One of the things that Mark and I have in common is that we played the violin all through school. Mark actually started Suzuki violin with a Cracker Jack box when he was 3 years old. I started in 4th grade like everyone else in my school.
H has always loved music. He likes to pick up E’s guitar and strum on it and we’ve signed him up for different music fun-camp experiences and some ill-fated piano lessons (it turns out that if he doesn’t like the teacher he’s not going to do anything they ask). And he’s constantly singing and making up songs around the house.
The violin genes go deep. Mark’s brother Erik is a professional violinist. We (including the boys) have seen him perform quite a few times. H loves to go to concerts and he’s been fairly certain that he wants to play the violin.
About a month ago we went to my neighbor Barbara’s son’s cello concert. There were also violins at this concert as well. H was mesmerized by the string music. A while later Barbara and I were having coffee and I was telling her all about how H wanted to play the violin.
She told me about this really fantastic violin shop right in Barfusserplatz in Basel. It’s where they rent their cello and there are tons of violins of all sizes to choose from. I managed to find it and drag Uncle Erik and Aunt Ellie there so I would have some guidance. Yes, Mark and I both played violin for 40 years combined, but when you have professionals in the house you take advantage of that.
And I wouldn’t have to go alone with two extremely excited children.
It was practically hidden just beyond the doors of a chocolate shop and up to the second floor of an old building in Barfusserplatz. The shop was a 4 room flat. Every room had rows of violins hanging 3 or 4 deep all over the walls. Cellos were lined around the floor and a bass was leaning in the corner.
The violin maker, Herr Senn, greeted us at the door. He is a very tall man of about 60 with sparse curly white hair and twinkling blue eyes. He was wearing a work apron over a blue t-shirt and tan shorts. When we told him we needed a violin for the 6 year old he took us into the next room to an elegant narrow oval table surrounded by string instruments. He gestured to a pair of scroll carved Renaissance dinner chairs and matching bench covered in an rich avocado green and gold velvet brocade.
With practiced ease he tossed a matching green velvet cloth over the table and laid out several tiny violins. H was bouncing and could barely contain himself. Herr Senn came over and put the tiniest red velvet shoulder rest on the violin and gave it to H. Satisfied with the size he then put a bow into H’s anxiously waiting fingers.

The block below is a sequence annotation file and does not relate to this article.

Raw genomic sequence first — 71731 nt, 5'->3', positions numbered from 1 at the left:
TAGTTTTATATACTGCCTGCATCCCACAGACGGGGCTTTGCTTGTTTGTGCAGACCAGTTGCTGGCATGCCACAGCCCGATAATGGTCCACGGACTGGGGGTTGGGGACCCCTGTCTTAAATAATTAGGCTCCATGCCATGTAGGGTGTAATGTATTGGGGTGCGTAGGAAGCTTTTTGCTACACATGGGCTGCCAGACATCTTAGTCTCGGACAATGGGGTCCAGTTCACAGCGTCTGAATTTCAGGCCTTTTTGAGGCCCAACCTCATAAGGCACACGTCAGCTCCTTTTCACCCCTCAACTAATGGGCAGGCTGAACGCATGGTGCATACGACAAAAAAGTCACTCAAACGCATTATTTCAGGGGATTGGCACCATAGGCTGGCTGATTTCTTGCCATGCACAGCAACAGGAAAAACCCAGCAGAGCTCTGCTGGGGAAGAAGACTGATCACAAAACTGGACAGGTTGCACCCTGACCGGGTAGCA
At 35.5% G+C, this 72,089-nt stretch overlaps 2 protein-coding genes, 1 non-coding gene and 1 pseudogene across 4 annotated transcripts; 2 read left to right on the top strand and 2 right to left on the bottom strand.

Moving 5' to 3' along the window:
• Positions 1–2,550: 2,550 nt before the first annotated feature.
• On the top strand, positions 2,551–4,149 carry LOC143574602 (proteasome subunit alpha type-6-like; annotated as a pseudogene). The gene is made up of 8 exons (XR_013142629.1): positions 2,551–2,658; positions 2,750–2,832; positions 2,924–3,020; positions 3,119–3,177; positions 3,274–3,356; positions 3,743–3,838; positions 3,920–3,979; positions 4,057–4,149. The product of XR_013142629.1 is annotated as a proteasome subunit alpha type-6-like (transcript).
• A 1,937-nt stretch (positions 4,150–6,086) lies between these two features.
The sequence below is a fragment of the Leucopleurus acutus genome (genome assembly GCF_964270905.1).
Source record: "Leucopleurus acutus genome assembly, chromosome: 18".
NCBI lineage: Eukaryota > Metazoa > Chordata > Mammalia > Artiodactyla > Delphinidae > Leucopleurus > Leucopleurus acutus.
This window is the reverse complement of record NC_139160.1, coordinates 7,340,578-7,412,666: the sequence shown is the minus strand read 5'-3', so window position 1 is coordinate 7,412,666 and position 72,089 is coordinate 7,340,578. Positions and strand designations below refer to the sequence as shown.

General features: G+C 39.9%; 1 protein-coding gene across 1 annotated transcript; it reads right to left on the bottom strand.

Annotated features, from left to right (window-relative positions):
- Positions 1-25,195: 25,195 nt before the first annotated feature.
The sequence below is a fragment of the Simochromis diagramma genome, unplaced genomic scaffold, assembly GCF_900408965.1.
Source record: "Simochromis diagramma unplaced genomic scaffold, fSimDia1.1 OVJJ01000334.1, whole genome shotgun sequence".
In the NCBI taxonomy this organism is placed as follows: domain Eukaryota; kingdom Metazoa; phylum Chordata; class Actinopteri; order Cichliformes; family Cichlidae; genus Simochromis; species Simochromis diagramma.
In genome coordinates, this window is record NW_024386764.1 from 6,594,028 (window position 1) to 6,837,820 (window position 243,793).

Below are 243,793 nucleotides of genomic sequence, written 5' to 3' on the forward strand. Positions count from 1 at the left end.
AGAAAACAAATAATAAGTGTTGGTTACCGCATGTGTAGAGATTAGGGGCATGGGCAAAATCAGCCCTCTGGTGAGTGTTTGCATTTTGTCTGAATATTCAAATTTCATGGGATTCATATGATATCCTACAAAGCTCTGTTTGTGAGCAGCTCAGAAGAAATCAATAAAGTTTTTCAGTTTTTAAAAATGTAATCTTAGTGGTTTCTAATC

It was beautiful. Not screechy. No dying cats. Just a lovely pure sound. H was beyond delighted.
And then I asked about a violin for me! SQUEEEEE! He pulled out two violins and I set about trying to make sound. It was so intimidated to try to play again after having not touched a violin for almost 10 years. I wasn’t bad, but I was concentrating too hard on trying to make notes and not on comparing the sound so I handed it over to Erik.
He ran out some of the most elaborate scales I’ve ever heard and E said to a visibly impressed Herr Senn, “He does this for a living.”
Taking Erik’s opinion under consideration, I selected my violin and Herr Senn took me to his cashier’s station/work bench to fill out the contract. The work bench was covered with violin bits and the display case underneath had scads of mutes, tuner pegs, and other string instrument pieces I couldn’t name neatly tucked into organizers.
While we were signing documents and Aunt Ellie watched H and E ooo and ahh over his new violin, Uncle Erik was perusing the display of unusual violins along the wall. A violin with a head like a guitar and metal frets caught his eye and he hesitantly asked about it. It turns out it was made at the request of a sitar player! And he let Erik play it!
We were all delighted with the slightly nontraditional violin sound. And then he got to play the violin with 1 string and carved horn! That was completely odd! We asked where he got that one and he pointed right out the window to the flea market going on across the street. He found it there several years ago while taking a break from the shop. He also showed us a travel practice violin that was only a violin frame held together with small metal hinges. It folded down to a loaf about 8 inches long by 4 inches wide!
Finally, after two years of begging we rented H a violin. He is absolutely OVER THE MOON.
H slung the violin onto his back and walked with jaunty steps, humming to himself. When we got home he asked Uncle Erik for a lesson and the two of them working together is one of the cutest things ever.
We’ve had the violin for 3 days now and he has played it 9 times. Every time his tone is brilliant and clear and he clearly wants to learn more. (Uncle Erik! Where are you!!!)
I’ve been playing as well and I will perhaps admit to having played at least 6 times. Perhaps even as many as 9. I just love it. I was so nervous that my fingers wouldn’t remember where to go and what to do, but they seem to be figuring it out. My scales, that I used to practice for about 30 minutes a day, are a bit dodgy, but the pieces I am playing are actually sounding like music!
Even Mark has picked up the violin and is finding that his fingers are remembering as well. Perhaps we’ll need to have a second violin for him and we can play duets! There’s even a glimmer of interest in the violin from E. We’ll see what happens!
Now to find H a teacher. Calls have been made. Emails have been sent. Fingers crossed.